Bright ideas for green living
The site is located in a spectacular position. The main constraint was due to the fact that the site is in ‘green belt' land, so the architects were not able to build a new house that had a volume more than forty per cent bigger than the original house.
As the original building was so small, the decision was made to put half of the house into the ground. The primary aesthetic aim of the house was a desire to see in all directions, but the clients also wanted to be as green as possible.
In order to find out how close to zero carbon emissions the house could get, the architects began with the simplest of passive energy strategies - super insulation. This was then taken to the next level as the skin of the building was designed to have an adjustable thermal performance which allowed the solid walls to have high-quality insulation, while large sliding glass doors offered degrees of thermal protection. The doors can be opened or closed for ventilation, but are also equipped with large, motorised shutters that close across them to trap heat inside.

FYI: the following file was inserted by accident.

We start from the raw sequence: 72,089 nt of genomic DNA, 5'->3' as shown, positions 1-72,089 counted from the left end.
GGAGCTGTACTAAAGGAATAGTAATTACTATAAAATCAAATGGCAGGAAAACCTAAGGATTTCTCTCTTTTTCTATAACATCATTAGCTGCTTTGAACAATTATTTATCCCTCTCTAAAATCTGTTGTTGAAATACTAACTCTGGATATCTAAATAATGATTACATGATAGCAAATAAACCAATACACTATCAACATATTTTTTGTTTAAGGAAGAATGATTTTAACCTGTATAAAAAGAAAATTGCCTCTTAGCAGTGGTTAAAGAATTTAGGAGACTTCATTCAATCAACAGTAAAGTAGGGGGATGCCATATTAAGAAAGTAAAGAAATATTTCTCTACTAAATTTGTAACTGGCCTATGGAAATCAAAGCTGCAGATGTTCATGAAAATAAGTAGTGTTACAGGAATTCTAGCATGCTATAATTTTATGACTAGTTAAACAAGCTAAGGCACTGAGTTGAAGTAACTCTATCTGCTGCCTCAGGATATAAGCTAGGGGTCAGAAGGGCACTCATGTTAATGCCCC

The most notable features on the exterior of the house are the mirrored sections. These are honeycombed aluminium panels allowing the building to pick up the greens of the surrounding landscape. The kitchen is the focus of the whole site, opening out onto a morning terrace to the northeast, and onto an evening terrace on the southwest. The house is heated by thermal solar panels and powered by photovoltaics, a 93 metre borehole supplies water to the house and a wood burning stove at the centre of the plan is the only heat source.